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The Ottawa Animal Advocate

Keep Cats Safe this Winter

Cat in snow

Last year, in the middle of January, a cat named Gerda was found frozen on a porch. When she arrived at the OHS, veterinarians stated that if she had been out in the cold for minutes longer, she likely would have died.

Cats belong indoors, and during the harsh winter months, the outdoors poses an even greater risk to cats. A cat that might have been relaxed and comfortable in autumn may now be shivering and freezing to death in the snow.

Some cats may be able to tolerate the cold for a short period of time, but their situation can change rapidly. A cat who does not seem comfortable in the cold is likely in danger and needs help.

Cats endangered by extreme cold can be immediately admitted into OHS care. If you find a cat who needs help, call the OHS at 613-725-3166 ext. 221 to schedule an appointment to bring the cat to the shelter.

Deadly Risks of Dog Importation

Dog in crate

When importing a dog, researching and asking the right questions can protect the animal’s welfare and prevent the buyer from supporting unscrupulous businesses, but the consequences of importing an animal can extend beyond the buyer and their newly purchased pet. Importing a dog can introduce diseases that were never before seen in a region, potentially resulting in an outbreak with fatal consequences for local animals.

Hesitancy towards importing pets is shared by many Canadian veterinarians as found in a survey conducted by the Canadian Veterinary Medical Association. Some interesting points include:

  • Veterinarians identified rescues as the largest importers of foreign dogs;
  • Dogs that were imported rarely underwent a period of isolation after importation;
  • Transport conditions, incomplete vaccinations, medications or vet records were among the chief concerns of importing foreign dogs; and,
  • Compared to domestic dogs, imported dogs were more likely to be afflicted with internal parasites, infectious diseases and behavioural disorders.

In the survey, veterinarians noted that guidelines for diagnosing foreign infectious diseases, data on country- or region-specific disease risks, and more education for the general public on risks and considerations for canine importation could drive better decision-making for importing dogs, and ensure that importing a dog doesn’t impact local animals.

If you know someone who is considering importing a pet, share this information with them to ensure they have considered the risks of their decision.

Welcoming Dogs in Local Businesses

dog in store

Through the Dog-Friendly Business Program, the OHS works with local businesses to build a more humane and compassionate community.

While the OHS welcomes all local businesses to become dog-friendly and join the program, there are restrictions in legislation that prevent some businesses from allowing dogs on their premises.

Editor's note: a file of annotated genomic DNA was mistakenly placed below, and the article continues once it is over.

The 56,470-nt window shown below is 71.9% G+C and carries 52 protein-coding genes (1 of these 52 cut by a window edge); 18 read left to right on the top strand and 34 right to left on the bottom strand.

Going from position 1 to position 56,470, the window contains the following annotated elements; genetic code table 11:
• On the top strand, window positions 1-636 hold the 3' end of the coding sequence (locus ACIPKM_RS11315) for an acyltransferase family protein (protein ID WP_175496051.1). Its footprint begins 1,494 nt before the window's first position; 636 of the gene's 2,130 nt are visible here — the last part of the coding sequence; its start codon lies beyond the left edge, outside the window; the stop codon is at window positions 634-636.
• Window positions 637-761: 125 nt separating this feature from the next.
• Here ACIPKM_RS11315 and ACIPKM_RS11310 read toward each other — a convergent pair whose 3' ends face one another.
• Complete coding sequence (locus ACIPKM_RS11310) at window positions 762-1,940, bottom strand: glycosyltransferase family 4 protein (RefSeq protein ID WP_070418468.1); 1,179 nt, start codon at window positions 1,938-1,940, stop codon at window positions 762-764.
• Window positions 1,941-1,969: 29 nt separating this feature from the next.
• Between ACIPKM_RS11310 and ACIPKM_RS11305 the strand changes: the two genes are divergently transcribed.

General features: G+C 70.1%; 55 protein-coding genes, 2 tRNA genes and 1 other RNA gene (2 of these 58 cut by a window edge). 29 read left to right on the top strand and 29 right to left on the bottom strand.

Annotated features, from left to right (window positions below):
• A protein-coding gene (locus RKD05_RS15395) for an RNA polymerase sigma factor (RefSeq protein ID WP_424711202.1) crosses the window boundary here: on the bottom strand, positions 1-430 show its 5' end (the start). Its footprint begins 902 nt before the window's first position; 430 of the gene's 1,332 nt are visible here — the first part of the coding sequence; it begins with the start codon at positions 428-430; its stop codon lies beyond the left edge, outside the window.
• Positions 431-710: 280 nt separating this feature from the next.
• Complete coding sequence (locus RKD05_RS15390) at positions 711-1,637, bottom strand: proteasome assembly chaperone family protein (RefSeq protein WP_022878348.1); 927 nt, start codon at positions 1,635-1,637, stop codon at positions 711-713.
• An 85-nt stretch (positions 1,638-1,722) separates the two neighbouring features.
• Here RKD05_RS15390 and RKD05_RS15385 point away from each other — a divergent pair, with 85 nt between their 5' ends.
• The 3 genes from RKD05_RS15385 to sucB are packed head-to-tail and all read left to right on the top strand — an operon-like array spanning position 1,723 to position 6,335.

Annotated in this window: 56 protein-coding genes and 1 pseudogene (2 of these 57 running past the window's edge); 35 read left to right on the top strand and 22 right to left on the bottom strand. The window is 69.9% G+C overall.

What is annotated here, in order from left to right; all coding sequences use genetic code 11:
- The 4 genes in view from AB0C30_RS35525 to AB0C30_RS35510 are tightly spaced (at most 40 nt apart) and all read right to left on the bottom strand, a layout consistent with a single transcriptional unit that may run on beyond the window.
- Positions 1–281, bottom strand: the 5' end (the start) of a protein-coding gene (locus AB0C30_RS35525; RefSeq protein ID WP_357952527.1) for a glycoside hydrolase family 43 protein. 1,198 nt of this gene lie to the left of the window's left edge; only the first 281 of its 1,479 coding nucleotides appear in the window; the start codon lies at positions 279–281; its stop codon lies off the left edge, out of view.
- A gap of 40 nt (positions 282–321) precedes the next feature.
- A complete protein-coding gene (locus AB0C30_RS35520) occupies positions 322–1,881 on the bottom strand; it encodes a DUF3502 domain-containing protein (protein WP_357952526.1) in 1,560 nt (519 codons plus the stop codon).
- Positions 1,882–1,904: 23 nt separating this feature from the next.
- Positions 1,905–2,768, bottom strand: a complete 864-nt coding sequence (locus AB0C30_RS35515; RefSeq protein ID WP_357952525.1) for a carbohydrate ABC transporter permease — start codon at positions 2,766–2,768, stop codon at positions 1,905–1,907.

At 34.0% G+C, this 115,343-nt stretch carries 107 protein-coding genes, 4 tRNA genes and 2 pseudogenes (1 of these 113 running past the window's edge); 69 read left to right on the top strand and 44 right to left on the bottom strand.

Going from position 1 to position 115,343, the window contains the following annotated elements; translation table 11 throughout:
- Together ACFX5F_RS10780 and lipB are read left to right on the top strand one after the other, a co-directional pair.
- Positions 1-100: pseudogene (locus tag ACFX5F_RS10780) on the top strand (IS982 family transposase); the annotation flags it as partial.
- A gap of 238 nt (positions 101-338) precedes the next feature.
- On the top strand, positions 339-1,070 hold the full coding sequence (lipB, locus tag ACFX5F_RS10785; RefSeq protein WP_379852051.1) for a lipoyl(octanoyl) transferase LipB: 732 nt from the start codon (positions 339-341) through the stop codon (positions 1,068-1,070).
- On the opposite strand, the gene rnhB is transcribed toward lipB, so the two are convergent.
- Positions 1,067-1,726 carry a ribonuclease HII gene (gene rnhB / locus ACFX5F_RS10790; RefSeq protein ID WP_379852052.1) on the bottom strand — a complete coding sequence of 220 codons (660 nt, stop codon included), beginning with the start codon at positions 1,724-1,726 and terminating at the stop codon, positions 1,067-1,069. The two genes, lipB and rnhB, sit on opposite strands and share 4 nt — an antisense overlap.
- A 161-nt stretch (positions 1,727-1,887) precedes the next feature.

Particularly Ontario’s regulations for food premises are a barrier for businesses that want to welcome dogs: “Every room where food is prepared, processed, packaged, served, transported, manufactured, handled, sold, offered for sale or displayed shall be kept free from live birds or animals.”

However, these restrictions were loosened in early 2020 by the Better for People, Smarter for Business Act, allowing dogs to accompany their owners on outdoor patios and in places that sell pre-packaged food. As a result, more businesses are eligible to join the OHS Dog-Friendly Business Program and welcome friendly dogs into their business, but there is still more to be done.

Under current legislation, breweries are unable to allow dogs into their business, but many breweries in Ottawa have expressed a desire to join the Dog-Friendly Business Program.

Pets are a part of a healthy family and a part of a healthy community. Allowing owners to bring their dogs to more places brings pets closer to their owners and their community, and helps build a more humane and compassionate community for all.

You can help build a more dog-friendly community, reach out to your MPP about reducing the restrictions on what businesses can welcome dogs and visit the OHS website to learn more about joining the OHS Dog-Friendly Business Program and for a list of local, dog-friendly businesses.


Buddy & Belle: Parker


This homeless kitten — found living on the streets — arrived at the OHS with an eye infection.

Visit our website or text PARKER to 45678 to help animals like Parker.

dog in store

Hi, I'm Jingle! Every year, Santa sends me to watch over all the animals at the OHS to make sure they have a very merry Christmas.

I reached out at the end of November to ask for your help for precious animals, like Pixie, Wilbur, Zebel and Destiny. Caring people like you responded with a special Giving Tuesday gift to make their second chances possible.

From all the animals… THANK YOU for your donation!

Catch the Ace

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